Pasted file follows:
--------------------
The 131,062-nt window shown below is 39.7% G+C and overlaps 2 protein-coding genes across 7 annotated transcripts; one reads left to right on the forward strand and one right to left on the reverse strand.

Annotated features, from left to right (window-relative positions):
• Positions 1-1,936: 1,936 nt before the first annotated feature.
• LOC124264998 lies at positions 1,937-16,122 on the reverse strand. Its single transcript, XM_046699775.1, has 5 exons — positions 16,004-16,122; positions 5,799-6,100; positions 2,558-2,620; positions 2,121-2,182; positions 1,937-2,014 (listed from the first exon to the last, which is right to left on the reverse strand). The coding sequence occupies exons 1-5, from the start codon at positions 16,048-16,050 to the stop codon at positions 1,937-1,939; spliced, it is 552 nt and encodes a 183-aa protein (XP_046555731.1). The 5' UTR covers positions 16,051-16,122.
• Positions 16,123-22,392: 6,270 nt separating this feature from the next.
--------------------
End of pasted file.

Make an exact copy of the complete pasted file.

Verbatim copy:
The 131,062-nt window shown below is 39.7% G+C and overlaps 2 protein-coding genes across 7 annotated transcripts; one reads left to right on the forward strand and one right to left on the reverse strand.

Annotated features, from left to right (window-relative positions):
• Positions 1-1,936: 1,936 nt before the first annotated feature.
• LOC124264998 lies at positions 1,937-16,122 on the reverse strand. Its single transcript, XM_046699775.1, has 5 exons — positions 16,004-16,122; positions 5,799-6,100; positions 2,558-2,620; positions 2,121-2,182; positions 1,937-2,014 (listed from the first exon to the last, which is right to left on the reverse strand). The coding sequence occupies exons 1-5, from the start codon at positions 16,048-16,050 to the stop codon at positions 1,937-1,939; spliced, it is 552 nt and encodes a 183-aa protein (XP_046555731.1). The 5' UTR covers positions 16,051-16,122.
• Positions 16,123-22,392: 6,270 nt separating this feature from the next.